I got my invite through last week, so I shoved it on my XP box. It's painful to use. Poorly thought out menus are the first thing that greet you, showing you nine things at a time in a tiny cramped frame. Here I am using 1280x1024 and the Beeb are designing for 800x600. Then, when you find a programme you want to download, you have to go and download their client first, which is an app that contains an IE browser in a frame. A browser that crashes with script errors that you can't get out of, meaning you have to track down the process that spawned it in the Task Manager. Is it under BBC iPlayer? No. Under Internet Explorer, the title of the dialog box? Pfft, of course not. It's under the first place anyone would look, KService.exe.

    The K in KService comes from Kontiki, an abhorrent peer-to-peer 'solution provider' that will happily piss your bandwidth up the wall with gay abandon, and remains running (if you're not savvy enough to kill it off) whether or not the iPlayer is running. If you're on a limited monthly bandwidth package, get used to paying for the extra gigabytes as you host chunks of EastEnders for the poor sods who want to watch it. The other ingenious thing that Kontiki does is drive your CPU usage up to 100% for several seconds every couple of minutes, stopping anything else that you're trying to run from responding. Forget about having it running in the background and trying to do anything even moderately useful.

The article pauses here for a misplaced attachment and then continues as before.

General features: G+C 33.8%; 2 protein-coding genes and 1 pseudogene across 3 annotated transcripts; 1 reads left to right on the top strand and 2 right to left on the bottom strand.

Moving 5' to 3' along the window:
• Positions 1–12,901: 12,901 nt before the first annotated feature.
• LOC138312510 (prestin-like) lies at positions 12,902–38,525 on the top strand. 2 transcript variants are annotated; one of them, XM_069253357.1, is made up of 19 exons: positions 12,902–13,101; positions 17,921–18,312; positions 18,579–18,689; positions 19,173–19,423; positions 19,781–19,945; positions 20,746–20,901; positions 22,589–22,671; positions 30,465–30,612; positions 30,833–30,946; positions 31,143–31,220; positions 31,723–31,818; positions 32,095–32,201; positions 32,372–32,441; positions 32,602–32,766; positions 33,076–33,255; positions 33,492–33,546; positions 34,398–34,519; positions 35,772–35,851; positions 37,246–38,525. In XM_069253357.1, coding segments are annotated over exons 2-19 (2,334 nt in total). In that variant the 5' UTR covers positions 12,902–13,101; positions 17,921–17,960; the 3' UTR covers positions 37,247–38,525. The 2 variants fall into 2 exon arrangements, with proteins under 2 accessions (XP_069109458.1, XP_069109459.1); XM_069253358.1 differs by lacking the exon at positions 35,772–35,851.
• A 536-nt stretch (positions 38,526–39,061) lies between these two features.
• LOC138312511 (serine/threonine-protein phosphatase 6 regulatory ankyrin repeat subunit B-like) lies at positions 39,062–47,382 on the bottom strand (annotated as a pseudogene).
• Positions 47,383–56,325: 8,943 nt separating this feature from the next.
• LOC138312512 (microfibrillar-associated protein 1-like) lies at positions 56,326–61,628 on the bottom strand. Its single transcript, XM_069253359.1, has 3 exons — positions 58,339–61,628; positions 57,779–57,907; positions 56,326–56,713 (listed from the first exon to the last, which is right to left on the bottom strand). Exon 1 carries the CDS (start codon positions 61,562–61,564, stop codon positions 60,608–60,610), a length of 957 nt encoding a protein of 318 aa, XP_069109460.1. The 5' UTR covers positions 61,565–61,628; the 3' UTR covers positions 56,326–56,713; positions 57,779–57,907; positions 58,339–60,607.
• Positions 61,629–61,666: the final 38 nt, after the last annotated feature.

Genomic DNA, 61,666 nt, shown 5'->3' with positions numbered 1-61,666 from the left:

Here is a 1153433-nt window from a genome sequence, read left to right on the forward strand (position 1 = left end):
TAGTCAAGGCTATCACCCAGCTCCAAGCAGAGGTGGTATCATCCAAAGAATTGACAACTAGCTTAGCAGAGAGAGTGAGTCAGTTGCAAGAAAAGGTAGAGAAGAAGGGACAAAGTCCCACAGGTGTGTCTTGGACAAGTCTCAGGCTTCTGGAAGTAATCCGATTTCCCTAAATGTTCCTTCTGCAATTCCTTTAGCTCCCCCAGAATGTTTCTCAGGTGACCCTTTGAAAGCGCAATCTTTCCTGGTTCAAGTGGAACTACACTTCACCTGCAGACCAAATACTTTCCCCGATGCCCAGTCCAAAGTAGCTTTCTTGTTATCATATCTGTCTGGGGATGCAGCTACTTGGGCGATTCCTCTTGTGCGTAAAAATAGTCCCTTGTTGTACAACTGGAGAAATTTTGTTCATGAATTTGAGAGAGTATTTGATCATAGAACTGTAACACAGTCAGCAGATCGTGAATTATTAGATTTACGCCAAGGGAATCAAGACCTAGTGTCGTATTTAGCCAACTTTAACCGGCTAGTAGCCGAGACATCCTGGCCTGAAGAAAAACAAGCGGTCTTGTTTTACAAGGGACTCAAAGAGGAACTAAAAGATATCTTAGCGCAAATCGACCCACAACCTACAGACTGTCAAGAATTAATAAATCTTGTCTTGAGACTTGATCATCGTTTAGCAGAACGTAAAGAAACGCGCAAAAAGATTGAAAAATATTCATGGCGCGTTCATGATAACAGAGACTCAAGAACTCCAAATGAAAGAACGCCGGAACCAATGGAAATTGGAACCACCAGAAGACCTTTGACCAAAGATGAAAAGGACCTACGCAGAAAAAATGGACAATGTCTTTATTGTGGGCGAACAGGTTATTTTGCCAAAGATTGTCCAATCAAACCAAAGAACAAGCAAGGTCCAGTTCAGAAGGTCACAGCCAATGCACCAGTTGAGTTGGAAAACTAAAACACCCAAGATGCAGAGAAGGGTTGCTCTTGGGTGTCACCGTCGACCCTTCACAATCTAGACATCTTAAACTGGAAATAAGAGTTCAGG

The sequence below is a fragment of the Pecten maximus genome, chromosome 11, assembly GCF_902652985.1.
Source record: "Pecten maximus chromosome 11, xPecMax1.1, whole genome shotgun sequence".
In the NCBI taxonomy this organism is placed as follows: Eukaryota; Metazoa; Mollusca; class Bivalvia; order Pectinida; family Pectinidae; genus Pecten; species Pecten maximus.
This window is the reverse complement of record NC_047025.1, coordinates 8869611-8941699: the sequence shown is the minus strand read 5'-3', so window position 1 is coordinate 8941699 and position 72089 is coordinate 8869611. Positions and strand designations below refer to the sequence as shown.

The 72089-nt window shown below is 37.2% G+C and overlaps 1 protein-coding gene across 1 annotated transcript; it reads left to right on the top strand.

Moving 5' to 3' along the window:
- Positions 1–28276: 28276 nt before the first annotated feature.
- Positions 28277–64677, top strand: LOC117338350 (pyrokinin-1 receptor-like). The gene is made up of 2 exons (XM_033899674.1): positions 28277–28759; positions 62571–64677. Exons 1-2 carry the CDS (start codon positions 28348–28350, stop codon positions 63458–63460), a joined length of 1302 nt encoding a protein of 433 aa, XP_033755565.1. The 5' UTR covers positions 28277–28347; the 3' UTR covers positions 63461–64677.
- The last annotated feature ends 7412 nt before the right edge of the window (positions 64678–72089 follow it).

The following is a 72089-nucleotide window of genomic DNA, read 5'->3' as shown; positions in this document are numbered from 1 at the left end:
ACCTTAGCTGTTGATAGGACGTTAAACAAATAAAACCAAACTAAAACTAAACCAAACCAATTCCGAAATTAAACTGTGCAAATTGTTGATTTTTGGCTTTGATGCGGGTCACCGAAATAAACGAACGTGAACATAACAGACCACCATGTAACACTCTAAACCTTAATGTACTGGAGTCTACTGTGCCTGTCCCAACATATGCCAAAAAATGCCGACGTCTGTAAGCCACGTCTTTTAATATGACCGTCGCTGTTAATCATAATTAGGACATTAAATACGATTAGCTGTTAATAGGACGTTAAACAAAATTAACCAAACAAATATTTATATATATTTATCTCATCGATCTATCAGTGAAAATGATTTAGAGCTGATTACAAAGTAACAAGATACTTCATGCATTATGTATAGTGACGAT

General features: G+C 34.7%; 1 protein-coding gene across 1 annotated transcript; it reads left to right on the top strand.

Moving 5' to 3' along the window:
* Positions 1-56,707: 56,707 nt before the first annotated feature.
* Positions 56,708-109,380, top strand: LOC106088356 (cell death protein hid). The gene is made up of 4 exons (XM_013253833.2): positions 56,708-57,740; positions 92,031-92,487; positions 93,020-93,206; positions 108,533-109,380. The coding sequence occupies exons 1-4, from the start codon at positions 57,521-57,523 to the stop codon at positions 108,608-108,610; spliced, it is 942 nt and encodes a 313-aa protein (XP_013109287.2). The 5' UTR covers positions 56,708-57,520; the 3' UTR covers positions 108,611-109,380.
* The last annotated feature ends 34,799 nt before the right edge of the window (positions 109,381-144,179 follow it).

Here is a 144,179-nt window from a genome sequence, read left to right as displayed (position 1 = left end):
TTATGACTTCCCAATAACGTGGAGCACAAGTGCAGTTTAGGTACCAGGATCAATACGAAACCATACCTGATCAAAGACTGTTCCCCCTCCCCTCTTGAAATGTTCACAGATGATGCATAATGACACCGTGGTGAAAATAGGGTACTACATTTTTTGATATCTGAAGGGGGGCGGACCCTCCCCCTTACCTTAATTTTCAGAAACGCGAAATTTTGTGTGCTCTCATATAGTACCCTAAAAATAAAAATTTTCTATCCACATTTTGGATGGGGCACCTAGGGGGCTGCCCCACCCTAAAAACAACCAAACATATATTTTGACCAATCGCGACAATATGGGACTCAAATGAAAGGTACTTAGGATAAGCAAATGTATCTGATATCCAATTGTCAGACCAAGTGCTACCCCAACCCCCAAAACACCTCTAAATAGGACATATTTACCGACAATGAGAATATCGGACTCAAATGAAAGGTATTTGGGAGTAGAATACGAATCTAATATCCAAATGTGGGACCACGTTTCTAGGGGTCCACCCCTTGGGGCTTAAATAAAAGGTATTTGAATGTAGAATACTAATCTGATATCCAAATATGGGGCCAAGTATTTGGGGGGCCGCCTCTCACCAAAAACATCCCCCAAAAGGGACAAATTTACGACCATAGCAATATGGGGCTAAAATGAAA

The quality of the encoding is pretty poor, considering they have mastertapes and what-not at their disposal, and it's not down to the bitrate they're using which, while varying massively (between 1400 and 2200bps), is higher than 4oD's default, 1011bps. And the size is bizarre - 672x384. Where'd they come up with that from? How is it that 4oD has a higher resolution at a lower bitrate but looks better than iPlayer's offerings?

    On the upside, FairUse4WM can strip the DRM off each file in a matter of seconds, so I can watch In The Night Garden with my son with VLC on a Linux box. Nice to see that the money spent with Microsoft has been worthwhile.

    I doubt I'll keep using it. Everybody's favourite UK torrent site has better quality caps and encodes that play anywhere, and can be downloaded using software that doesn't hammer your processor and you can control the bandwidth of. What could've been a really neat service has missed not so much by a country mile, more of a country light-year.

  22. Giles Jones Gold badge

    Typical British bungling

    This shows why Britain doesn't have many world class IT and technology giants.

    We can't even get a simple streaming TV service working, never mind produce complex electronics.

    Why waste your net bandwidth? get a couple of DVB cards and record it all instead. Given the lack of anything decent on TV these days I find dual tuners is sufficient.

  23. Dillon Pyron

    Good TV?

    "Given the lack of anything decent on TV these days I find dual tuners is sufficient."

    Giles, Giles, Giles. Don't you know that everything worth showing on TV is either copied from the UK or simply rebroadcast? After all, where do you think we got Big Brother and Eastenders from? </sick humor>